It’s commonplace in today’s fast paced world to make impulse decisions with limited analysis. In status quo situations these impulse decisions are fine - you often have a right sense of correct and incorrect because it is intuitive. This decision making methodology can be dangerous though when applied against innovative technologies. Innovation is by definition not intuitive. People on the front lines evaluating legal research software typically look at monthly or annual cost of a tool and immediately react with “Wow that’s expensive” or “I don’t have room in the budget for this.” The issue with this decision making methodology is a decision will be made before a proper holistic analysis has been done or cost-benefit has been thought through.
Effective cost per user
Back when research was primarily with physical books, law librarians would place tape or sticky notes on the volumes and check periodically to see if these “seals” had been broken. This method would help them understand whether or not these resources were heavily used, and therefore worth ordering upon the release of the next version.
As tools moved online, librarians could no longer track usage with a simple piece of tape on a physical volume. However, with the advent of legal research software like MonitorSuite, librarians could resume tracking usage; in fact they could do so more efficiently than ever before.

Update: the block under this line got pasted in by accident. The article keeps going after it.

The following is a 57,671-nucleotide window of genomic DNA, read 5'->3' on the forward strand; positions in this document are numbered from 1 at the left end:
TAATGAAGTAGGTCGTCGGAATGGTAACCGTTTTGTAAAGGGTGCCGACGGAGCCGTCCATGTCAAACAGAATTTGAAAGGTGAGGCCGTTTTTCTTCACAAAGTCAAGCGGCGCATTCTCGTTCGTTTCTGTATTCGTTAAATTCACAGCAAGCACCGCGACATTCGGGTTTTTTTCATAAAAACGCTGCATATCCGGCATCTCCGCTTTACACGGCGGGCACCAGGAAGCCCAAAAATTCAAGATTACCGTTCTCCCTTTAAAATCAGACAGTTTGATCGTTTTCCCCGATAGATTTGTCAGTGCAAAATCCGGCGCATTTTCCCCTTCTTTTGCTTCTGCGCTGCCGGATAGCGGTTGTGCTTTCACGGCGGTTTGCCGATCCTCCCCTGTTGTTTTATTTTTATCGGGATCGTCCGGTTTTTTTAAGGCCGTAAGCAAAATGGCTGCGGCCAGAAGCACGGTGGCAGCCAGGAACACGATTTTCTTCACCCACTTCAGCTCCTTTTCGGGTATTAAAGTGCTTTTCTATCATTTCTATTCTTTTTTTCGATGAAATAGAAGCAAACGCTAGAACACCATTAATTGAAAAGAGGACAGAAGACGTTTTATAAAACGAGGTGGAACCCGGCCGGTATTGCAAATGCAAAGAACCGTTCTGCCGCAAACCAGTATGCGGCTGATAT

One often ignored outcome of monitoring usage is that the true cost of tools can be understood. If a product costs $300 per month, but only 20% of the people with licenses actually use it, then the effective cost is $1,500 per month per user.
A recent report by Blue Hill Research found that more than 25% of law firm associate research time is written off. What if that time was billable? At a rate of $300 per hour, the financial impact of inefficient research exceeds $60,000 per year per associate. This is time spent that could have been spent billing on other matters.
Ability to pass costs to clients
While legal research software costs are increasingly being viewed as firm overhead, savvy firms are still finding ways to pass costs along to clients in a way that satisfies both parties.
Just as firms bill at higher rates for attorneys with more relevant experience and stronger track records, firms can bill for superior tools. When looking at the total cost of litigation, a tool that costs $250 per month will cost the firm less if that tool saves an attorney just one hour of time over the course of the month. Additionally, if the tool increases the quality of the attorney’s work product, it will pay for itself many times over.
Corporate clients demand value. Many large corporations refuse to pay for first and second- year associates because they do not believe their work product is yet worth the rate at which they bill.
Firms that can demonstrate to clients they have a deep commitment to value are more likely to win business and improve their overall financial profile. Writing a five-figure check for a new technology to support a new multi-million dollar client is something that every firm should support.
Contact Ravel to learn how firms are using our cost recovery feature to minimize and in some cases totally eliminate the cost of critical legal research technology.
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